Simon Stewart (6’, 170 lb / 183 cm, 77.1 kg): We’ve been looking forward to getting an Orbea Wild in for review ever since it launched last year. We had questions about how it might compare to its non-motorized sibling, the Rallon — which we really liked — and how the slight geometry tweaks to accommodate the drive system and Orbea’s claims of a substantial increase in frame stiffness would play out on the trail.
Orbea sent us the Wild M-Team, which slots in right under the top-spec Wild M-LTD. The M-LTD gets the Bosch Race motor while the M-Team comes equipped with the Bosch CX Performance Line motor, and honestly, that’s really the only difference that matters, as the rest of the parts on the M-Team can be customized to basically mirror the M-LTD spec.
Out of the box, the Wild looks tidy, the headset cable routing lends a clean aesthetic to the cockpit. The Bosch handlebar remote is wireless, and there’s no handlebar display (available as an option), both contribute to the uncluttered appearance. I also have to mention the fabulous Cosmic Carbon paint, with bass boat-esque gold metal flake that ties in beautifully with the gold Kashima on the suspension — so a pretty damn good-looking bike overall.
Fit on our Large Wild is pretty close to spot-on for me. The 480 mm of reach feels plenty roomy, but not overly so due to the fairly steep seat angle (77.5º). Orbea builds in a ton of overlap in their size chart for different riding styles, sizing up or down is made easier due to the available custom options like stem length, dropper travel, and handlebar rise. Had I been custom ordering this bike myself, I would have stuck with the Large, but spec’d the longer 200 mm dropper post and the higher 35 mm rise handlebar options.
My first impressions out on the trail were exceedingly positive. Orbea is not shy when it comes to talking about how stiff this new frame is (51% stiffer), in relation to the previous Wild, and it’s also claimed to be 10% stiffer than the Rallon — which is itself already quite stiff. In comparison to other e-MTBs we’ve tested, the stiffness is noticeable. The Wild really shines on awkward, slow, technical off-camber sections, where frame flex has a tendency to throw you off line, but instead, the Wild remains composed and holds its line brilliantly. Composure seems to be a bit of an underlying theme with the Wild, on all of the varied terrain I’ve ridden so far, it has felt, for lack of a better word, calm — it just has this sense of never being pushed hard, not breaking a sweat, never reaching its limit, that’s been so endearing.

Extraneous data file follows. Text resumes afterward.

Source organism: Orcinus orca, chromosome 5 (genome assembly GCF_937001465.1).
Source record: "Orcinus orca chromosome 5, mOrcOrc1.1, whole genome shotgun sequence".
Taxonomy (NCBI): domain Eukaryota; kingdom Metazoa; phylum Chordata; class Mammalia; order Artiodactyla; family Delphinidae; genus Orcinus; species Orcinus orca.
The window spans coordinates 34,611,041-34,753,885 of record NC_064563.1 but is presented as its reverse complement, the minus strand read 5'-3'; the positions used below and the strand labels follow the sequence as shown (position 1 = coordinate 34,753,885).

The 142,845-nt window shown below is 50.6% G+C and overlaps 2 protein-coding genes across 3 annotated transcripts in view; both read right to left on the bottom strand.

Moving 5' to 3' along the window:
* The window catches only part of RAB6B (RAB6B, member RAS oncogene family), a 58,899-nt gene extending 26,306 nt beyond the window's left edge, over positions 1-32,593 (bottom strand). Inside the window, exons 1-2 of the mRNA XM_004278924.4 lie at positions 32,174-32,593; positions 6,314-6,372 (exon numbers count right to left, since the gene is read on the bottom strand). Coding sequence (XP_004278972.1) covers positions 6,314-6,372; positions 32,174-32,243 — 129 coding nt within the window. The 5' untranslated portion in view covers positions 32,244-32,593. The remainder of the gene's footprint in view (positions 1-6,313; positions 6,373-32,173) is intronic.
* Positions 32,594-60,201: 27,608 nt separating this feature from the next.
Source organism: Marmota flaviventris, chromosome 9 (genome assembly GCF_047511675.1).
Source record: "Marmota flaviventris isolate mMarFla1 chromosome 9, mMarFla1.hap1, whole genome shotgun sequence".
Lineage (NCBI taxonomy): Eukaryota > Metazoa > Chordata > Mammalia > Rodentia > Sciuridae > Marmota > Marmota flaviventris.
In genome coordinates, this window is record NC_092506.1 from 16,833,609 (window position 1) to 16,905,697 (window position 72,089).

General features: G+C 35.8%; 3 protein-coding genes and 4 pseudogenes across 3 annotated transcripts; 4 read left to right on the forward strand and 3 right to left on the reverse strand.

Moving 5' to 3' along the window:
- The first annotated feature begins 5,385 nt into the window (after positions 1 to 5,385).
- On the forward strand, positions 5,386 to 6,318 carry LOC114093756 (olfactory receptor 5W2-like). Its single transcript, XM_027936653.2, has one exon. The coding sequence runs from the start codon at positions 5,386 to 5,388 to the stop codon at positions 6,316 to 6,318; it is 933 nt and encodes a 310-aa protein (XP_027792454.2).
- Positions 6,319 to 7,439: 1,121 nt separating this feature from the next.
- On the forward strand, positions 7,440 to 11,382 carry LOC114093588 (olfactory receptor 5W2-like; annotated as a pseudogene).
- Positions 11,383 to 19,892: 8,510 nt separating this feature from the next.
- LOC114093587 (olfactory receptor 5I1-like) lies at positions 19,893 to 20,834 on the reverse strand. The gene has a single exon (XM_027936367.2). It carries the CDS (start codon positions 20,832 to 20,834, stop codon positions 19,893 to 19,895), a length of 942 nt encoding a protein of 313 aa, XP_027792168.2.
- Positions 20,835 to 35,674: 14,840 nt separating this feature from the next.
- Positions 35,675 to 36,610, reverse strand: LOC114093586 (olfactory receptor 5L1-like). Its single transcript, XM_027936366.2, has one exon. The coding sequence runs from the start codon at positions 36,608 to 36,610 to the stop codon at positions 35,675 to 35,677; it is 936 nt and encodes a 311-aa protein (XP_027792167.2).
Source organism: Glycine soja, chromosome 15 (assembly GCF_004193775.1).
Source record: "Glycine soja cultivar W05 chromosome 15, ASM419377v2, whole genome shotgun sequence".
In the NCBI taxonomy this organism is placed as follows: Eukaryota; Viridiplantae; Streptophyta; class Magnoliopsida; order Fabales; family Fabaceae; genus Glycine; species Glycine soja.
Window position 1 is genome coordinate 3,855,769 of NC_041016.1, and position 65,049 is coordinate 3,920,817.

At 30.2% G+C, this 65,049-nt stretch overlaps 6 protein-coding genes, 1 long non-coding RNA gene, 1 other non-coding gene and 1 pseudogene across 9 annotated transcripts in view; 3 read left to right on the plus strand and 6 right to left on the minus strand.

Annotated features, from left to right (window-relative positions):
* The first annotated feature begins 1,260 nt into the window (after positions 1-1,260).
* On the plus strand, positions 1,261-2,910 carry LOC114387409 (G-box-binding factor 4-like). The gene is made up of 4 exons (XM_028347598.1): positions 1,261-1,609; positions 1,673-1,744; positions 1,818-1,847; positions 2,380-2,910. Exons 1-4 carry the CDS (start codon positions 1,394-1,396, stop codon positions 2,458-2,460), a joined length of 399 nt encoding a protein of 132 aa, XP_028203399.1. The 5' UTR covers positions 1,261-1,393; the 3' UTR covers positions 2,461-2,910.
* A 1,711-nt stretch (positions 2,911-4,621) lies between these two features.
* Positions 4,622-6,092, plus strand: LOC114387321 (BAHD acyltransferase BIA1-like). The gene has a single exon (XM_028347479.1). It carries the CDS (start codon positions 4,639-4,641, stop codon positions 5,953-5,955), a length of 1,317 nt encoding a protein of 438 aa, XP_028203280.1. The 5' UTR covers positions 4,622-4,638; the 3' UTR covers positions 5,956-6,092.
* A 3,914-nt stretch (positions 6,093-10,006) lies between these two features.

Suspension-wise, it’s closer to the Pivot Shuttle LT in feel than the Specialized Levo, which is a good thing, as I prefer the Pivot in that department. I’m looking forward to seeing how the Wild does on my steep climbing benchmarks. It gets excellent traction from the rear end, combine that with the stiff frame, torquey Bosch motor, and climbing-friendly geometry, and I think it looks super promising. The only negative I’ve encountered is that, while the bottom bracket is not low, and the cranks have plenty of clearance, I’ve been hitting the drive system skid plate quite a bit, something I’ll be keeping an eye on.
I’ve been getting along well with the Wild, and look forward to piling on the miles. We’ll be range-testing the 750 Wh battery, getting more acquainted with the Bosch drive system, and putting it to the test on our burly e-MTB test loops. I will say that I’m genuinely excited to ride the Wild and think things are pointing towards it being a top contender in this category, but we’ve still got a lot of testing to do, so stay tuned for the full review.